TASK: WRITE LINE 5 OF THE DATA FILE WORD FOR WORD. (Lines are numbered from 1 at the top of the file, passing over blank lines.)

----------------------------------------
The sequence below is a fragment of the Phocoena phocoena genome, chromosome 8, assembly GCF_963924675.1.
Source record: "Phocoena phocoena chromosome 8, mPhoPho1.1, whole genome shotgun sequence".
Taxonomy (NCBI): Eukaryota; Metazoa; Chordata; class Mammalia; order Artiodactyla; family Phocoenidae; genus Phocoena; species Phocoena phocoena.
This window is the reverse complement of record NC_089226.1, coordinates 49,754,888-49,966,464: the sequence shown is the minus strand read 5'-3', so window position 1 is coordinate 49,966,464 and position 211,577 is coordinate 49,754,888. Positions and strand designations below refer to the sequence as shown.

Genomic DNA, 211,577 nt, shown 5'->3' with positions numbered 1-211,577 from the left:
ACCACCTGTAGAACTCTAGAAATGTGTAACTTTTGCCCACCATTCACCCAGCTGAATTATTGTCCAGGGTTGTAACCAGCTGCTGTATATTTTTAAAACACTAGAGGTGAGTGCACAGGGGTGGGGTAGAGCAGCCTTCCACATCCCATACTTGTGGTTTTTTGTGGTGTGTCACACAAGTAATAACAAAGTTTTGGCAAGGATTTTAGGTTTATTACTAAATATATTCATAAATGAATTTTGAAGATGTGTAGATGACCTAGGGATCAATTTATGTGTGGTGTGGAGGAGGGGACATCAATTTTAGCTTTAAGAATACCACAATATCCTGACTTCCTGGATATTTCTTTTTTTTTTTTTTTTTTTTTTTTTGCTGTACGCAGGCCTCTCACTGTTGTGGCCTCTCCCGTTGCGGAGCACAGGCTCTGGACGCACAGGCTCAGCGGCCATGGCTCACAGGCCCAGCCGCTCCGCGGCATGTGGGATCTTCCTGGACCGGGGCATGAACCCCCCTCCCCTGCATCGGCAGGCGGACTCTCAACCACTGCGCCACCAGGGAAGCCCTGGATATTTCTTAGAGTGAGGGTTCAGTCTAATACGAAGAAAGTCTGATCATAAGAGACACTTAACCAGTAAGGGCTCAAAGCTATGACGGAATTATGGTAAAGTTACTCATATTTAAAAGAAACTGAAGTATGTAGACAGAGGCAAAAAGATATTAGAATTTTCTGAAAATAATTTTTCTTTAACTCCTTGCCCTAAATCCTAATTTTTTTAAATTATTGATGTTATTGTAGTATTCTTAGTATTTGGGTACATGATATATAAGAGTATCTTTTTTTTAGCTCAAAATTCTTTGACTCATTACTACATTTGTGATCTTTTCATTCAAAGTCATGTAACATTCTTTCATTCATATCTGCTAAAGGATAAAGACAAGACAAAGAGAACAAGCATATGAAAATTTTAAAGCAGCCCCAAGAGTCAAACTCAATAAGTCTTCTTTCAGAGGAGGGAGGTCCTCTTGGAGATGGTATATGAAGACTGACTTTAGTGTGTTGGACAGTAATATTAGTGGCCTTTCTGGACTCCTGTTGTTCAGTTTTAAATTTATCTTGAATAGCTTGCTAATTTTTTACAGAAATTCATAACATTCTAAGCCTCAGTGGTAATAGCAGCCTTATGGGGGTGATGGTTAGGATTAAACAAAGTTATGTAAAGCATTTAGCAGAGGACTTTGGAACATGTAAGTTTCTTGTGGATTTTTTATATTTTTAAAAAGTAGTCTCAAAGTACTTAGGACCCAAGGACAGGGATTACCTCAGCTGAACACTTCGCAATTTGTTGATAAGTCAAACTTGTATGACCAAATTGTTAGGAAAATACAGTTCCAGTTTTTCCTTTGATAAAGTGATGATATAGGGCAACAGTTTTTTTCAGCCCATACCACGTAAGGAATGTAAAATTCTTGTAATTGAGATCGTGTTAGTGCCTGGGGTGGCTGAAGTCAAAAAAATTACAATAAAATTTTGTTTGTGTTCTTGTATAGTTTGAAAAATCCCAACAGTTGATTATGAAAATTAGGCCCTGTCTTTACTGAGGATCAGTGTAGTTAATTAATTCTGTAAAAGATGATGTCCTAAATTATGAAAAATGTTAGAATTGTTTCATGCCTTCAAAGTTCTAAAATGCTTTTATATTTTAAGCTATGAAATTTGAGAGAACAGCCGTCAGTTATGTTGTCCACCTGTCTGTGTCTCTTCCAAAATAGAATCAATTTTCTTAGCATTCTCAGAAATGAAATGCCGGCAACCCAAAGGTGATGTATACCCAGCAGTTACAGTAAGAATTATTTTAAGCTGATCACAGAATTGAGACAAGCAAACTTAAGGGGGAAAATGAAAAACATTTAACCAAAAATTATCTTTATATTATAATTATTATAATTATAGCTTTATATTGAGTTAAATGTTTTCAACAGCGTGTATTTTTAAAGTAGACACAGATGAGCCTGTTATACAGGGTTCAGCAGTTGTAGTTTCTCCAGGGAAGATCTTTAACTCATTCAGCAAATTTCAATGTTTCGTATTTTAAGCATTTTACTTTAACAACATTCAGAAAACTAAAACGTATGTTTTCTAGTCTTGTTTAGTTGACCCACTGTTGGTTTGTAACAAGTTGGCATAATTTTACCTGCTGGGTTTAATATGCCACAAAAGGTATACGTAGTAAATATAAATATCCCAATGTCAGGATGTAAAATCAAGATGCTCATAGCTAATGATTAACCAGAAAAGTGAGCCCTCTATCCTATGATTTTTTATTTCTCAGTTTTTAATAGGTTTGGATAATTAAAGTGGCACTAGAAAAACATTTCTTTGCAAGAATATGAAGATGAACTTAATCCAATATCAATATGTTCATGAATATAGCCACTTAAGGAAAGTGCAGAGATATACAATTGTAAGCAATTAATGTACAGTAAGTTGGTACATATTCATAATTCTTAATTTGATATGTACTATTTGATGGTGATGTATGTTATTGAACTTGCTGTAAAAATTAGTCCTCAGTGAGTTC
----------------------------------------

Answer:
Genomic DNA, 211,577 nt, shown 5'->3' with positions numbered 1-211,577 from the left: